And for those people who decide our challenging, vibrant, topsy-turvy industry isn’t for them, we still need them to be aware of what is possible so that someday, when they have the opportunity to influence the career choice of a young adult, they won’t try to dissuade them from entering our industry.

What does your employee handbook say about your company?

The impression a new hire forms about your company is initially created during the hiring process.  If someone decides to take you up on your offer of employment, the assumption is that you sold your company well.  Good job.  After you’ve convinced them to join you, it’s time to officially welcome them to the team and give them an opportunity to really get to know your company.

The employee handbook is a key part of that learning curve.  It provides information on the company, the policies, the procedures, employee benefits and opportunities.  Take a look at your employee handbook from the perspective of a new hire. What type of language is used? Is the focus on the employee or on the company?  Is the list of “thou shalt” and “thou shalt not” statements longer than the list of employee benefits?  Some employee handbooks are written that way because that is the company culture, which, from a glass-is-half-full perspective, means they are being honest about who they are. On the other hand, some employee handbooks are written in a traditional, rather autocratic style simply because nobody has looked at them in a while or thought about the hidden message the handbook sends.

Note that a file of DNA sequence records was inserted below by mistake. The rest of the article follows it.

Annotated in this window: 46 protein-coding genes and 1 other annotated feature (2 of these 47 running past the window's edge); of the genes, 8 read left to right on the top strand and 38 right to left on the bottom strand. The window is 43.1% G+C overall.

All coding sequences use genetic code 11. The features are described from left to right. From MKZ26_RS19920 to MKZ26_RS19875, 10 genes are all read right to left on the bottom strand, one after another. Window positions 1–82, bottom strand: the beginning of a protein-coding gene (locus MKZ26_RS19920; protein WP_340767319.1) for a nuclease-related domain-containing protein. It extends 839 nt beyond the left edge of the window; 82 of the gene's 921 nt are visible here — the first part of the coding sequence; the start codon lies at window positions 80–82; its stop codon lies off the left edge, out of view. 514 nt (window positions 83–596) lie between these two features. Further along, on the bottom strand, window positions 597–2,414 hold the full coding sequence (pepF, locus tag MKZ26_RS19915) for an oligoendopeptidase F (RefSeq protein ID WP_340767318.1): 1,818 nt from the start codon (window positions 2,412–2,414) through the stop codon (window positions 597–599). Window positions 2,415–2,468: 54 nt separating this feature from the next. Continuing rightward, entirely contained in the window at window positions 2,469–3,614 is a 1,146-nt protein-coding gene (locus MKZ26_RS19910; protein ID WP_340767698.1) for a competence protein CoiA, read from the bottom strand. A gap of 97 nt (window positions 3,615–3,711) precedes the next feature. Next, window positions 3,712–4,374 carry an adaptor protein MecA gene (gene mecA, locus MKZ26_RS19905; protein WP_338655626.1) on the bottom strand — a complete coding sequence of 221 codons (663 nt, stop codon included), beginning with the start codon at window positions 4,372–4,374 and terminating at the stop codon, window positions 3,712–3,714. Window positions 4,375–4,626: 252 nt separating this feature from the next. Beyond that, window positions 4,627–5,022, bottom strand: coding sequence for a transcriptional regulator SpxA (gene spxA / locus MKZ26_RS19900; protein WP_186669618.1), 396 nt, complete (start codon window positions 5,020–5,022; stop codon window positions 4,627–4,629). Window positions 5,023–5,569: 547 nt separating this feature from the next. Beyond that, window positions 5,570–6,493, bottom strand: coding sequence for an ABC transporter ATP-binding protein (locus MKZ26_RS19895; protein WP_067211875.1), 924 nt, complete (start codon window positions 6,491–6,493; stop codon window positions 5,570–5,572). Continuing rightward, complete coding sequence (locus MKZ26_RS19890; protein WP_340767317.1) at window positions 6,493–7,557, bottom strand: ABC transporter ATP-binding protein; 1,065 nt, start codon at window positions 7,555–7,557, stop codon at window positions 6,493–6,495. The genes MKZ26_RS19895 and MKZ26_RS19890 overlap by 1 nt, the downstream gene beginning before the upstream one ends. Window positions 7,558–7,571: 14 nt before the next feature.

In 2009, Zappos took their employee handbook and created a document that reflects who they are and what they stand for as a company.  All the traditional information is still there, but presented in a comic book / MAD magazine format.  And instead of assigning this task to HR, they pulled employees from different areas in the company to help write it.  It is fun, it is colourful and it is true reflection of the company’s values. (More information here.)

I’m not a gamer which may explain why Valve Software’s new employee handbook, introduced in April of this year, flew under my radar. Valve’s company culture is absolutely not for everyone, but like it or not, the culture very clearly comes through in the handbook.  One thing completely unique about their handbook is the section clearly outlining what they’re not good at.  Take a look here.

Your employee handbook is an extension of your company; it should send a message consistent with your brand image and culture.  If you haven’t reviewed it lately, I encourage you to pull it off the shelf, dust it off and read it.  And if it does need updating, perhaps like the Zappos example, your team can help rewrite it with you.